Thai prime minister announces referendum on constitution

Prime Minister Thaksin Shinawatra, responding to public discontent with his government, said Saturday there will be a national referendum in April on whether to amend Thailand's constitution. Thaksin made the announcement during his weekly radio address, speaking ahead of an anti-government rally held later in the day in the capital that was expected to draw tens of thousands of people. Thaksin's critics accuse him of corruption and abuse of power and want him to step down.

Thaksin said he had asked the Election Commission to hold the referendum simultaneously with the next election for the country's Senate, on April 19. "If the people said they want the constitution to be amended, we will do so as the people hold sovereignty over the country," Thaksin said in his radio address. He did not say if he would take a position on the referendum.

Thaksin's top critic and the rally's main organizer, publisher Sondhi Limthongkul, responded that Thaksin had long opposed amending the constitution, and took the initiative "because his back is against the wall."

Sondhi told reporters he did not have hope in change through the parliamentary process, an apparent reference to the large majority Thaksin's Thai Rak Thai Party holds in the House of Representatives.

Sondhi, once a crony of Thaksin, late last year started staging rallies accusing him of abusing his office, and calling for his resignation. Sondhi's campaign until recently has been something of a one-man show, but he was joined Saturday by leaders of several groups, including student organizations and labor unions. Sondhi described the group as "The people's alliance for democracy."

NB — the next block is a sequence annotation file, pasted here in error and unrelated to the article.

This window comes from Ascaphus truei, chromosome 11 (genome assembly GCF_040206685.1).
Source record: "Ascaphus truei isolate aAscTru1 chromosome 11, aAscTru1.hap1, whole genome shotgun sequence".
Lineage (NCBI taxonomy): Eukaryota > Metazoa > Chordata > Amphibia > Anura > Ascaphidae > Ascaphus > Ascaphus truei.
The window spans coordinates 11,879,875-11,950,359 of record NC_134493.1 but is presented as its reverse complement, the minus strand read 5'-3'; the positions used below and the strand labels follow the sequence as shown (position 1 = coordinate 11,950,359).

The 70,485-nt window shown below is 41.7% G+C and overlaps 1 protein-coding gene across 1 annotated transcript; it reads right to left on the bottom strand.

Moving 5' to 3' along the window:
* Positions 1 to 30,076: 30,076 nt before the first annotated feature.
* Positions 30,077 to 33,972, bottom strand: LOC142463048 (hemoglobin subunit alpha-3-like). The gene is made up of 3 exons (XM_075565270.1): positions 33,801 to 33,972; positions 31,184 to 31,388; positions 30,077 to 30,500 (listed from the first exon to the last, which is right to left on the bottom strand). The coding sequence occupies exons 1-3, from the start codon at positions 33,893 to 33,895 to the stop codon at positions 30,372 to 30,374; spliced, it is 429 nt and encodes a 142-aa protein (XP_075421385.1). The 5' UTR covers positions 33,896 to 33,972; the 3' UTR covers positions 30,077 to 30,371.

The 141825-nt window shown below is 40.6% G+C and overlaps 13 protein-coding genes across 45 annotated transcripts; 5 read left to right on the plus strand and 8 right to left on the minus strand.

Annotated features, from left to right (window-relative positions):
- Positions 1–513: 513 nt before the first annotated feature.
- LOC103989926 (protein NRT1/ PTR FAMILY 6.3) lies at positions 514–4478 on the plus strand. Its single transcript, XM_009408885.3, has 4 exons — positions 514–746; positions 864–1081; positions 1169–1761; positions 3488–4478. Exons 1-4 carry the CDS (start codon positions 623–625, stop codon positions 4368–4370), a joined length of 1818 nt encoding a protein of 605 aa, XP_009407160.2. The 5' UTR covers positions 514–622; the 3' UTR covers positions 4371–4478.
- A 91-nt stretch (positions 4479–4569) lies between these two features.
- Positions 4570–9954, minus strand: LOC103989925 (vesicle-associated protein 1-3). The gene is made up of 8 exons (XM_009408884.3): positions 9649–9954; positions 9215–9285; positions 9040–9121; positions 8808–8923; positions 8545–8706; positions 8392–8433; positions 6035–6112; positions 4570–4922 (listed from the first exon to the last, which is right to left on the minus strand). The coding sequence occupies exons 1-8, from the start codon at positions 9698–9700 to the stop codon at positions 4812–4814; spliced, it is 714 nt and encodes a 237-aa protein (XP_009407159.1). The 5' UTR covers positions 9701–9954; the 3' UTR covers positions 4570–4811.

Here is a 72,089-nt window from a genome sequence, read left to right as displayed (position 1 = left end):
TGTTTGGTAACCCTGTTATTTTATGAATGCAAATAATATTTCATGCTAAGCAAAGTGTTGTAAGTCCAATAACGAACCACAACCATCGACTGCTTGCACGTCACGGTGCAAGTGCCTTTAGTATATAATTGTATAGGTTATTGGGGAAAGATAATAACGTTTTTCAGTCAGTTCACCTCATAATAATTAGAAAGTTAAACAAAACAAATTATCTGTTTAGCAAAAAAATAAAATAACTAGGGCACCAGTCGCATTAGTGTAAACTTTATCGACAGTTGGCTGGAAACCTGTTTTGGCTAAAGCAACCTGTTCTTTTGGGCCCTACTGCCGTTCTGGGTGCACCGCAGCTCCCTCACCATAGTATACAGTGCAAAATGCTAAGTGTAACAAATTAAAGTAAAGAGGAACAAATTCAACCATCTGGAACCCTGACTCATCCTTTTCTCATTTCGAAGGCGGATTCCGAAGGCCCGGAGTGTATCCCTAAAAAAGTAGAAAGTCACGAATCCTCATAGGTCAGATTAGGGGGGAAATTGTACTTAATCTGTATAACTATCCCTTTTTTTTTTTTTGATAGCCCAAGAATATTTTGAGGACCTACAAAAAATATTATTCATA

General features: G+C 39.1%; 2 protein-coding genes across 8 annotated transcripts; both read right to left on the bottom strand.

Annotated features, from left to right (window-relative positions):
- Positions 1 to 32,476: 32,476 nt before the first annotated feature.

"Thaksin is not my problem, he is the problem of the country," Sondhi said in a brief speech to a crowd of about 10,000 people shortly before 6. p.m. Sondhi last weekend led a protest of as many as 60,000 people demanding that Thaksin step down in what appeared to be Thailand's biggest political protest since 1992, when demonstrations toppled a military-backed government.

People were still streaming into the demonstration site even after Sondhi spoke Saturday, but it was unclear if this week's rally, also at the Royal Plaza near parliament, would be as big. Thailand enacted a reformist constitution in 1997 meant to promote democracy.

But critics of the charter point to several flaws which they say run contrary to democratic principles. A section which states that an election candidate must be a member of a political party for at least 90 days has had the effect of binding members of parliament to their party under threat of being unable to run again if a new election is called, reports the AP.


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